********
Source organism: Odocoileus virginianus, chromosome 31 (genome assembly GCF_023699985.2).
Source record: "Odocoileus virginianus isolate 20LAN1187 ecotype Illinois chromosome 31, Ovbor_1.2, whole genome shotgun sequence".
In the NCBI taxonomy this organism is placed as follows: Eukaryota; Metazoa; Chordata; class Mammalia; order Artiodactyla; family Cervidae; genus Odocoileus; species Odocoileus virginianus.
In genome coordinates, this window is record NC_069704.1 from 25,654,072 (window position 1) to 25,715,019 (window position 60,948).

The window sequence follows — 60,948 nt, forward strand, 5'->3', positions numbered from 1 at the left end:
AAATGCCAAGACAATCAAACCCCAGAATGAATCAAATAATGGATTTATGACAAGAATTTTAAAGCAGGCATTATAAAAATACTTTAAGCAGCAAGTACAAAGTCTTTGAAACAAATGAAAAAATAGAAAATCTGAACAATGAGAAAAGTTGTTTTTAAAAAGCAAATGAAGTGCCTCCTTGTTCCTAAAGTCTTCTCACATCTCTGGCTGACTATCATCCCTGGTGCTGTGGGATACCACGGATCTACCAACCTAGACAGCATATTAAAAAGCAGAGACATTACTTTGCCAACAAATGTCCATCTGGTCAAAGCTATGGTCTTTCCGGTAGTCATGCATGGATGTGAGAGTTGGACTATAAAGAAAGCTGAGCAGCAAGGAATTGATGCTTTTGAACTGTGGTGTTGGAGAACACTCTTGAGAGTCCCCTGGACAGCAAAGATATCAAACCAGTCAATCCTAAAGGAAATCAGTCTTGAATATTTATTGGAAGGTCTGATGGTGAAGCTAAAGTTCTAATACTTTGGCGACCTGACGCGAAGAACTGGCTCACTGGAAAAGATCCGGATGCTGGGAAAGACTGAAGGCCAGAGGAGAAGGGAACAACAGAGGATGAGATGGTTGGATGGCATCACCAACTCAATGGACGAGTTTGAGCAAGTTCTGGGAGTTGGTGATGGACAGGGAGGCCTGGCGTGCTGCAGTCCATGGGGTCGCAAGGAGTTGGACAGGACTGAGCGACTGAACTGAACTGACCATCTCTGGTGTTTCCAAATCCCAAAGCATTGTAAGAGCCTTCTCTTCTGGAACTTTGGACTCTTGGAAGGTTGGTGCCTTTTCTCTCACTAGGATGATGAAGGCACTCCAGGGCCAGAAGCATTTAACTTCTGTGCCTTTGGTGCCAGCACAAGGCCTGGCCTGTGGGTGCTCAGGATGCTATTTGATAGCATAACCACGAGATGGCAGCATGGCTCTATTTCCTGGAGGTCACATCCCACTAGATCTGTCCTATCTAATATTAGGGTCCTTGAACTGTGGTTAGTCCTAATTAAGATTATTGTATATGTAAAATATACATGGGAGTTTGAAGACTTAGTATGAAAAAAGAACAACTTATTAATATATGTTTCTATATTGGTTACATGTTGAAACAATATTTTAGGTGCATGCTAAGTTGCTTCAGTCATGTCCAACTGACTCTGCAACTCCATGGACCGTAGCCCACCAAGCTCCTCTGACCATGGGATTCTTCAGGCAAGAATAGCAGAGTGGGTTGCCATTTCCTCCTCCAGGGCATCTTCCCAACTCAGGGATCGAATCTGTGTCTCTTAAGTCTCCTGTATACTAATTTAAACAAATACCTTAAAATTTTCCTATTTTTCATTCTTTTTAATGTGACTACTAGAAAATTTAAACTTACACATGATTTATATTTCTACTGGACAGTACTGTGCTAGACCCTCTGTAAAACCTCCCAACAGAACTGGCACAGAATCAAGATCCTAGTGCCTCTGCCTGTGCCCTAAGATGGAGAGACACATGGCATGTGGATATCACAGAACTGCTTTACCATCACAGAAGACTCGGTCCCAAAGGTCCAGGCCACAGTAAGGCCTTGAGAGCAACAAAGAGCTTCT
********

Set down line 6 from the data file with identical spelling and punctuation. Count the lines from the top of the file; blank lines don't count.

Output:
AAATGCCAAGACAATCAAACCCCAGAATGAATCAAATAATGGATTTATGACAAGAATTTTAAAGCAGGCATTATAAAAATACTTTAAGCAGCAAGTACAAAGTCTTTGAAACAAATGAAAAAATAGAAAATCTGAACAATGAGAAAAGTTGTTTTTAAAAAGCAAATGAAGTGCCTCCTTGTTCCTAAAGTCTTCTCACATCTCTGGCTGACTATCATCCCTGGTGCTGTGGGATACCACGGATCTACCAACCTAGACAGCATATTAAAAAGCAGAGACATTACTTTGCCAACAAATGTCCATCTGGTCAAAGCTATGGTCTTTCCGGTAGTCATGCATGGATGTGAGAGTTGGACTATAAAGAAAGCTGAGCAGCAAGGAATTGATGCTTTTGAACTGTGGTGTTGGAGAACACTCTTGAGAGTCCCCTGGACAGCAAAGATATCAAACCAGTCAATCCTAAAGGAAATCAGTCTTGAATATTTATTGGAAGGTCTGATGGTGAAGCTAAAGTTCTAATACTTTGGCGACCTGACGCGAAGAACTGGCTCACTGGAAAAGATCCGGATGCTGGGAAAGACTGAAGGCCAGAGGAGAAGGGAACAACAGAGGATGAGATGGTTGGATGGCATCACCAACTCAATGGACGAGTTTGAGCAAGTTCTGGGAGTTGGTGATGGACAGGGAGGCCTGGCGTGCTGCAGTCCATGGGGTCGCAAGGAGTTGGACAGGACTGAGCGACTGAACTGAACTGACCATCTCTGGTGTTTCCAAATCCCAAAGCATTGTAAGAGCCTTCTCTTCTGGAACTTTGGACTCTTGGAAGGTTGGTGCCTTTTCTCTCACTAGGATGATGAAGGCACTCCAGGGCCAGAAGCATTTAACTTCTGTGCCTTTGGTGCCAGCACAAGGCCTGGCCTGTGGGTGCTCAGGATGCTATTTGATAGCATAACCACGAGATGGCAGCATGGCTCTATTTCCTGGAGGTCACATCCCACTAGATCTGTCCTATCTAATATTAGGGTCCTTGAACTGTGGTTAGTCCTAATTAAGATTATTGTATATGTAAAATATACATGGGAGTTTGAAGACTTAGTATGAAAAAAGAACAACTTATTAATATATGTTTCTATATTGGTTACATGTTGAAACAATATTTTAGGTGCATGCTAAGTTGCTTCAGTCATGTCCAACTGACTCTGCAACTCCATGGACCGTAGCCCACCAAGCTCCTCTGACCATGGGATTCTTCAGGCAAGAATAGCAGAGTGGGTTGCCATTTCCTCCTCCAGGGCATCTTCCCAACTCAGGGATCGAATCTGTGTCTCTTAAGTCTCCTGTATACTAATTTAAACAAATACCTTAAAATTTTCCTATTTTTCATTCTTTTTAATGTGACTACTAGAAAATTTAAACTTACACATGATTTATATTTCTACTGGACAGTACTGTGCTAGACCCTCTGTAAAACCTCCCAACAGAACTGGCACAGAATCAAGATCCTAGTGCCTCTGCCTGTGCCCTAAGATGGAGAGACACATGGCATGTGGATATCACAGAACTGCTTTACCATCACAGAAGACTCGGTCCCAAAGGTCCAGGCCACAGTAAGGCCTTGAGAGCAACAAAGAGCTTCT